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I have a system script in perl. I need some equivalent of bash -x to determine what is going wrong with the script. Is there something equivalent?

EDIT: What bash -x does is that it prints each line as it is evaluated. This makes debugging code that is just missing some path variable or file very easy.

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Explain what you want to do in terms of what you're wanting to do. Not in terms of specific arbitrary shell. –  Evan Carroll Oct 4 '10 at 2:00
possible duplicate of What are some good Perl debugging methods? –  Ether Oct 4 '10 at 16:14

3 Answers 3

up vote 21 down vote accepted

Take a look at Devel::Trace or Devel::ebug.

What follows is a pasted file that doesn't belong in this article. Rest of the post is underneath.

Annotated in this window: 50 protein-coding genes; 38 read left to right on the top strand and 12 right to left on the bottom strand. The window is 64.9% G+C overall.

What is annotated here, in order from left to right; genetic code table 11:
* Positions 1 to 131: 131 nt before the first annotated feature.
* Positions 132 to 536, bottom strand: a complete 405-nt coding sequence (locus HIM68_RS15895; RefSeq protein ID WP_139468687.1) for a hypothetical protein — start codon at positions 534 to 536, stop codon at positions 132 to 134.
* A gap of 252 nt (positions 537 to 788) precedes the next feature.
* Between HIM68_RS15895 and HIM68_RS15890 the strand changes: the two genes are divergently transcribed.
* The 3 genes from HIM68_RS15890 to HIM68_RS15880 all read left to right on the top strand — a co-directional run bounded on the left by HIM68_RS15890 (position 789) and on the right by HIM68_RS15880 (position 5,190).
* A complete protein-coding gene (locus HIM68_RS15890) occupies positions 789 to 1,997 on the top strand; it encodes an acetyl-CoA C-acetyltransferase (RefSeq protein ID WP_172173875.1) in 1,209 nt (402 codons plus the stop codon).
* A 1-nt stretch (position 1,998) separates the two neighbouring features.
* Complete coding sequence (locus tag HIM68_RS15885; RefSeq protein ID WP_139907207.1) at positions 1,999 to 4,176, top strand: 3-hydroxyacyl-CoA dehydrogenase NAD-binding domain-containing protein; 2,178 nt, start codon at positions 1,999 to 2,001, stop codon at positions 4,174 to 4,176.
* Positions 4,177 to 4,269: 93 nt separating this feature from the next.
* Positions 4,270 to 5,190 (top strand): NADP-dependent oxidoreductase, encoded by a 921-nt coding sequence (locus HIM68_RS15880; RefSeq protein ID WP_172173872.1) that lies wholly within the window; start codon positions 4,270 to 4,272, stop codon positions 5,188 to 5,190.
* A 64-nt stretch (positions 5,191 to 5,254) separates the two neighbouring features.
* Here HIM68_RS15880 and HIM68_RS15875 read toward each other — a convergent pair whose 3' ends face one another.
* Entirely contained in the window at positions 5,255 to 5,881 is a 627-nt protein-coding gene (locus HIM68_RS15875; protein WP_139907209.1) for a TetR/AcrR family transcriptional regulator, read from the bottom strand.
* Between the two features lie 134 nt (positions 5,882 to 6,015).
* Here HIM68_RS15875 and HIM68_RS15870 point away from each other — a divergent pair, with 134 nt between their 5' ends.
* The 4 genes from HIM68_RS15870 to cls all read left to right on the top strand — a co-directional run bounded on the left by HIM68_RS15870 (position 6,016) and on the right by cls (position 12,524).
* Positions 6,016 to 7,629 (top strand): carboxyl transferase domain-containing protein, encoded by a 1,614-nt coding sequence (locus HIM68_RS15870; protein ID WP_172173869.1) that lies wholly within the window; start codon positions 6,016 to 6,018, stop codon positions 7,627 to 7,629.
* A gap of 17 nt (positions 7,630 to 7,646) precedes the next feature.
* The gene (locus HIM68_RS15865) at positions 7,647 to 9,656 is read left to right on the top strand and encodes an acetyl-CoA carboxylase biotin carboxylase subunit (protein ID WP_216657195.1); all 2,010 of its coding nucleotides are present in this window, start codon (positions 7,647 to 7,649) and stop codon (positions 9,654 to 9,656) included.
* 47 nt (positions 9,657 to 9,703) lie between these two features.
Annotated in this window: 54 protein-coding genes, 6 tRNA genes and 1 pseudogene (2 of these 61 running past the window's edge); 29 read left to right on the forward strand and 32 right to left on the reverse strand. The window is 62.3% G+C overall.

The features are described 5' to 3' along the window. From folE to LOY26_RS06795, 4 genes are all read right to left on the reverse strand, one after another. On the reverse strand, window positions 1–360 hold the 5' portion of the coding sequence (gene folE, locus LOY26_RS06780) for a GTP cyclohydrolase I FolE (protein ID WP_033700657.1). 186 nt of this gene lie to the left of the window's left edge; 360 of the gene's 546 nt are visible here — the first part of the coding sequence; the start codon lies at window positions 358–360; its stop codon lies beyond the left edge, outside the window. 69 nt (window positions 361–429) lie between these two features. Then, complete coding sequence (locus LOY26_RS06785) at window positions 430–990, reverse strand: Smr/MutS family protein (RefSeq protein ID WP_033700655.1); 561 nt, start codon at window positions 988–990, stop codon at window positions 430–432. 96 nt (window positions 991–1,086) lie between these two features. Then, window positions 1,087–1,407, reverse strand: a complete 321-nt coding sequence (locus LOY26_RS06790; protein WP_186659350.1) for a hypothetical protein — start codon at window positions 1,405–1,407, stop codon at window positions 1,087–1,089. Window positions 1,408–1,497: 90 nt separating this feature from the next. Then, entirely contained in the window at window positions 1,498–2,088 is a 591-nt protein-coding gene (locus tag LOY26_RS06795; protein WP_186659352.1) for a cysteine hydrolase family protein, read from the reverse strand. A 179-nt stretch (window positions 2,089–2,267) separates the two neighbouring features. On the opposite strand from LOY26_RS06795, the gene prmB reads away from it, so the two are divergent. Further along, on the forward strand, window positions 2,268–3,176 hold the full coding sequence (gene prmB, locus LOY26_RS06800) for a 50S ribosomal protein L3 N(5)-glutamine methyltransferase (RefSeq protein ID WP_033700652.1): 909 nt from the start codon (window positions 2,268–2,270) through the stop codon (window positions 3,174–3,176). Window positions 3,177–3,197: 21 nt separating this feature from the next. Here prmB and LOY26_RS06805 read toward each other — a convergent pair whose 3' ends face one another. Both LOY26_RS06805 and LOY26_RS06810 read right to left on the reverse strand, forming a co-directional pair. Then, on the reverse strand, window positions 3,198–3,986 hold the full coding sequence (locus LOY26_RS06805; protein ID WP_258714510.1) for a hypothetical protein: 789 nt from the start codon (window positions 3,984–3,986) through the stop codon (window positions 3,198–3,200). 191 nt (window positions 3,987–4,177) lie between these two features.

Given this program named w.pl:


use strict;
use warnings;

my $answer = 42;

if ($answer == 6 * 9) {
    print "everything is running fine.\n";
} else {
    warn "there must be a bug somewhere...\n";

You can use Devel::Trace to watch the execution:

perl -d:Trace w.pl

Which produces the following output:

>> w.pl:6: my $answer = 42;
>> w.pl:8: if ($answer == 6 * 9) {
>> w.pl:11:     warn "there must be a bug somewhere...\n";
there must be a bug somewhere...
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Always include these statements in your perl scripts:

use strict;
use warnings;

If you want to debug it, use the -d switch. And here are the commands: http://www.domainavenue.com/pl-debug.htm

Hope that helps.

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You should look at "perl -d" (turn on debugger) or "perl -c" (check your script before executing

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Be warned, "before executing" doesn't mean no code runs. Any code in a BEGIN block (or in a module than has been included with use) will run even if you use the -c option: perl -cle 'BEGIN { print "oops, this runs" } print "but this does not"'. –  Chas. Owens Oct 4 '10 at 2:12

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